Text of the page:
In 1946 Alex, along with Bruce A. McKelvie and Langley Reeve Noel Booth unveiled a cairn on his property commemorating the first Hudson's Bay Company Fort Langley and Derby. Houston passed away in 1950.
Langley's carpenter William Brown did alright with the arrival of the Canadian Northern Railway. The company had bought the Commercial Hotel because it was situated along the right-of-way. Brown was told that he could have the hotel if he could move it off its foundations and out of the way by 8 o'clock the following morning. The only problem was that he was told of the proposition late in the afternoon leaving little time to move the building some 50 yards. Brown walked into the hotel and told the patrons that he would give a case of whiskey to anyone who would bring a team of horses and help him with the move. Brown then went home and got the tools of his trade. Upon returning he quickly jacked the hotel up, had the army of men that had gathered put some logs under it, and proceeded with a few teams of horses to pull it off the right-of-way. The party then went on a good drunk. The venture cost Brown five cases of whiskey.
This was not the only big project taken on by Brown. A year or two earlier he had built a $10,000 three storey home for Mr. and Mrs. Jacob Haldi in the fort village next to their butcher shop. Upon Mrs. Haldi's father's death in Chicago in 1908 he was worth $2,000,000. Mrs. Haldi inherited almost half a million dollars. The Haldi Home, recently renovated, is today the Bedford House Restaurant. It was Haldi that put up the money to build a bridge which spanned Bedford Channel between the fort village and McMillan Island. At the time he owned much of the island. A short time after the house was built Herbert Titmus married the Haldi's adopted daughter.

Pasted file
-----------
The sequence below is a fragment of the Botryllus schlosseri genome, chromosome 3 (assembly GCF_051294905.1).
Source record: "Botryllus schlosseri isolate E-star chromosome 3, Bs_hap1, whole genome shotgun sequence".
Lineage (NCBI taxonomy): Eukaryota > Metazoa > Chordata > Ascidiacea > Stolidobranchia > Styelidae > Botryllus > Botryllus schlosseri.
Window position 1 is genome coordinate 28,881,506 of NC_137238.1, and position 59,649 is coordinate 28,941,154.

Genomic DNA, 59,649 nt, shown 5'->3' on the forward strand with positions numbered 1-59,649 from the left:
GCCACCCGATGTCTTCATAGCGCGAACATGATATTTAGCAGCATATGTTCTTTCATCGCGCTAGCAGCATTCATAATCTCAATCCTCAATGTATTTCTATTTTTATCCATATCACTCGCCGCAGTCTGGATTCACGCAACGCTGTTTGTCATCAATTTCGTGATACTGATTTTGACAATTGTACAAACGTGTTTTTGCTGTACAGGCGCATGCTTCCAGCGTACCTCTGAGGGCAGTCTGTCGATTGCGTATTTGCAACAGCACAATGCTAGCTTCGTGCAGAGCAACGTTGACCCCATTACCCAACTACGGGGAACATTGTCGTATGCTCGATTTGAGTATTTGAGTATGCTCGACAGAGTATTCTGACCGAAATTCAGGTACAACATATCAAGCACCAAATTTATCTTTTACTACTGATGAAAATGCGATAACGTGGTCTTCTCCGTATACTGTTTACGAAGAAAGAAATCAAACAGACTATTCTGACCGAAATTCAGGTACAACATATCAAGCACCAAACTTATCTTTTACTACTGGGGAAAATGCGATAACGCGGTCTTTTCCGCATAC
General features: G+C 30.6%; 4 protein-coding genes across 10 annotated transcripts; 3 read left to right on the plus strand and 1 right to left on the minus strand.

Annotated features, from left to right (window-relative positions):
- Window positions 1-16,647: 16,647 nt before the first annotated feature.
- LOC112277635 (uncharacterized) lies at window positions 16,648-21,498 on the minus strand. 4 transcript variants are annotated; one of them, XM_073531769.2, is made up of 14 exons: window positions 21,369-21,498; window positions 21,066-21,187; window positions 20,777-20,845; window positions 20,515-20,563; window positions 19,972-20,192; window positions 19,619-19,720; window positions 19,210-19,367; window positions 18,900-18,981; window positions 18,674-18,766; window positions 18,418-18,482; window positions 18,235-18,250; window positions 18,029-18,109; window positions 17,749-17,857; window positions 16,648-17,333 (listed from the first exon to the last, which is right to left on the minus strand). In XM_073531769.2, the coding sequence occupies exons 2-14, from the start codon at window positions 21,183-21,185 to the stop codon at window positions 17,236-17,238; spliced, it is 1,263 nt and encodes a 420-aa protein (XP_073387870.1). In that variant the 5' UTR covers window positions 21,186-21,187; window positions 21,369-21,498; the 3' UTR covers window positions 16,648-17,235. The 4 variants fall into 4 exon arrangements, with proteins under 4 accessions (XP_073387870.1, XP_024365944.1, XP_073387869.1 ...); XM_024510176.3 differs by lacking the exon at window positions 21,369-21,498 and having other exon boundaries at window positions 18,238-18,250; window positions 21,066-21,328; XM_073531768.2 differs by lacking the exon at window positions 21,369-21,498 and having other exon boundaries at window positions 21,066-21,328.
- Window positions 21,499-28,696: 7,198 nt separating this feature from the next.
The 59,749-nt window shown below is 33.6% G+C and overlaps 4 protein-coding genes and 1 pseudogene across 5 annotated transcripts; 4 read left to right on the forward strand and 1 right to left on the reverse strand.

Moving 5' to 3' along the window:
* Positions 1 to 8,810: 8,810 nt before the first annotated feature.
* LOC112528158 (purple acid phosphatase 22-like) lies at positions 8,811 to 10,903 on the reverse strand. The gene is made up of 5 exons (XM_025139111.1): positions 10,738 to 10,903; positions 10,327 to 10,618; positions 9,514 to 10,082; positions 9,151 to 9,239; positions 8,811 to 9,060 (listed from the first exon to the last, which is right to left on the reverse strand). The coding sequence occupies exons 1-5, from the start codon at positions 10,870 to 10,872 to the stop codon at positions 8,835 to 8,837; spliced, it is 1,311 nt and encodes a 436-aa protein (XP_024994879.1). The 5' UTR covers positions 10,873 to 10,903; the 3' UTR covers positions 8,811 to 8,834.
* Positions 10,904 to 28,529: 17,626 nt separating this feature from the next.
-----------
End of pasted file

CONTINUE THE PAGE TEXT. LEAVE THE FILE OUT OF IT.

Swan contracted the clearing of the railway right-of-way out to local farmers. Glen Valley farmer Thomas Forrester took the contract to clear the right-of-way between the West Bluff and Mount Lehman in 1910. The contract called for him to build up a 3-4 foot grade some eight feet wide upon a natural ridge which ran parallel but inland from the Fraser River. Bill Cornock was hired by Forrester to blow the stumps out along the line for $2.50 a day. Cornock, along with a couple of other fellows, hired out their teams of horses to Forrester and threw dirt up onto the grade. They would use the horses to plow a burrow on either side of the grade. The men worked through the open winter of 1910-11 and had the grade ready for the laying of ties and steel in the spring. When using their own teams the men were paid $5.00 for a 9 hour day.
The four Forslund brother, Walter, Albert, William, and James were the sportsmen of Langley. Their greatest sport was hunting bobcat. Once Albert's two dogs cornered a big tom. Albert had a .22 rifle and one shell which he was not anxious to waste on the cat. While the big cat was busy trying to keep two dogs at bay Albert took his pocket knife and cut himself a fifteen foot length of vine maple. As the big cat sparred with the dogs Albert positioned himself and knocked him over the head with the pole ending the hunt. He was paid $1.25 bounty per cat.